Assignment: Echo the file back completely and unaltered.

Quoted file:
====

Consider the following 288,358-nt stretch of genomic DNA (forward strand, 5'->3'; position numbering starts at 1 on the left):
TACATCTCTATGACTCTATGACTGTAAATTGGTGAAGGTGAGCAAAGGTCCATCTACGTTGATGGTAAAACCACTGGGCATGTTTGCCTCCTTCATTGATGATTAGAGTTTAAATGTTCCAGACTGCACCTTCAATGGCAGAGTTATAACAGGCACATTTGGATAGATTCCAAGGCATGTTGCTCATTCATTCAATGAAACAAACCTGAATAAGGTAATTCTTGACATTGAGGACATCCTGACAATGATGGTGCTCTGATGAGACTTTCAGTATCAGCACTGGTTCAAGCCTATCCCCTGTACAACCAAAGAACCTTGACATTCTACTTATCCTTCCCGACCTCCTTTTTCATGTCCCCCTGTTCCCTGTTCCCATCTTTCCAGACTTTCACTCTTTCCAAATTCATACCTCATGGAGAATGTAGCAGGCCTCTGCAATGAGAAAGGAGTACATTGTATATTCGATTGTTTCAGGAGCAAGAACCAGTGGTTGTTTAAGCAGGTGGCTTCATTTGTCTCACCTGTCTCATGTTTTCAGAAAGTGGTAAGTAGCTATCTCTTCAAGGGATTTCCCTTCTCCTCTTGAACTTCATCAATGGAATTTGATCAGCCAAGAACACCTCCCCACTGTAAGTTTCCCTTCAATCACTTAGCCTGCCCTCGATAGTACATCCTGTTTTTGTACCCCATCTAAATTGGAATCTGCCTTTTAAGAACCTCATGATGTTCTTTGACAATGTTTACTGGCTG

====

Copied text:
Consider the following 288,358-nt stretch of genomic DNA (forward strand, 5'->3'; position numbering starts at 1 on the left):
TACATCTCTATGACTCTATGACTGTAAATTGGTGAAGGTGAGCAAAGGTCCATCTACGTTGATGGTAAAACCACTGGGCATGTTTGCCTCCTTCATTGATGATTAGAGTTTAAATGTTCCAGACTGCACCTTCAATGGCAGAGTTATAACAGGCACATTTGGATAGATTCCAAGGCATGTTGCTCATTCATTCAATGAAACAAACCTGAATAAGGTAATTCTTGACATTGAGGACATCCTGACAATGATGGTGCTCTGATGAGACTTTCAGTATCAGCACTGGTTCAAGCCTATCCCCTGTACAACCAAAGAACCTTGACATTCTACTTATCCTTCCCGACCTCCTTTTTCATGTCCCCCTGTTCCCTGTTCCCATCTTTCCAGACTTTCACTCTTTCCAAATTCATACCTCATGGAGAATGTAGCAGGCCTCTGCAATGAGAAAGGAGTACATTGTATATTCGATTGTTTCAGGAGCAAGAACCAGTGGTTGTTTAAGCAGGTGGCTTCATTTGTCTCACCTGTCTCATGTTTTCAGAAAGTGGTAAGTAGCTATCTCTTCAAGGGATTTCCCTTCTCCTCTTGAACTTCATCAATGGAATTTGATCAGCCAAGAACACCTCCCCACTGTAAGTTTCCCTTCAATCACTTAGCCTGCCCTCGATAGTACATCCTGTTTTTGTACCCCATCTAAATTGGAATCTGCCTTTTAAGAACCTCATGATGTTCTTTGACAATGTTTACTGGCTG